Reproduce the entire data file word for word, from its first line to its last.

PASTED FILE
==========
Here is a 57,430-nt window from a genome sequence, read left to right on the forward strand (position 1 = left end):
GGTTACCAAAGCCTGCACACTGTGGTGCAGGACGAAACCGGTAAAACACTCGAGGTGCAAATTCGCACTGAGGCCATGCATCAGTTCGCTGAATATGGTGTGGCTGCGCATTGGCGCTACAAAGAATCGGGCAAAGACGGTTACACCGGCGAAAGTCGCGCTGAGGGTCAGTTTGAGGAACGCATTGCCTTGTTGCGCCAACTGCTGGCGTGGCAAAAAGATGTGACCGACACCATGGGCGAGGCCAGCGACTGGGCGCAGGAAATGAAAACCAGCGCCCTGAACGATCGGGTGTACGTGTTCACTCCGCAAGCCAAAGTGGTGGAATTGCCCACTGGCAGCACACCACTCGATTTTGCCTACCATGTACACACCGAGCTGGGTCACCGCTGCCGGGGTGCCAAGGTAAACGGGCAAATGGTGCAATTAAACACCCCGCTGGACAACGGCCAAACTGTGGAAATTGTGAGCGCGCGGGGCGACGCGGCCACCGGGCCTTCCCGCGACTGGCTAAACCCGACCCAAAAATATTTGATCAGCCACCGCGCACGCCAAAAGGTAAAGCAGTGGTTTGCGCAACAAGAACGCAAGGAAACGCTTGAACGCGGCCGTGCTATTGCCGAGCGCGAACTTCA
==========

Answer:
Here is a 57,430-nt window from a genome sequence, read left to right on the forward strand (position 1 = left end):
GGTTACCAAAGCCTGCACACTGTGGTGCAGGACGAAACCGGTAAAACACTCGAGGTGCAAATTCGCACTGAGGCCATGCATCAGTTCGCTGAATATGGTGTGGCTGCGCATTGGCGCTACAAAGAATCGGGCAAAGACGGTTACACCGGCGAAAGTCGCGCTGAGGGTCAGTTTGAGGAACGCATTGCCTTGTTGCGCCAACTGCTGGCGTGGCAAAAAGATGTGACCGACACCATGGGCGAGGCCAGCGACTGGGCGCAGGAAATGAAAACCAGCGCCCTGAACGATCGGGTGTACGTGTTCACTCCGCAAGCCAAAGTGGTGGAATTGCCCACTGGCAGCACACCACTCGATTTTGCCTACCATGTACACACCGAGCTGGGTCACCGCTGCCGGGGTGCCAAGGTAAACGGGCAAATGGTGCAATTAAACACCCCGCTGGACAACGGCCAAACTGTGGAAATTGTGAGCGCGCGGGGCGACGCGGCCACCGGGCCTTCCCGCGACTGGCTAAACCCGACCCAAAAATATTTGATCAGCCACCGCGCACGCCAAAAGGTAAAGCAGTGGTTTGCGCAACAAGAACGCAAGGAAACGCTTGAACGCGGCCGTGCTATTGCCGAGCGCGAACTTCA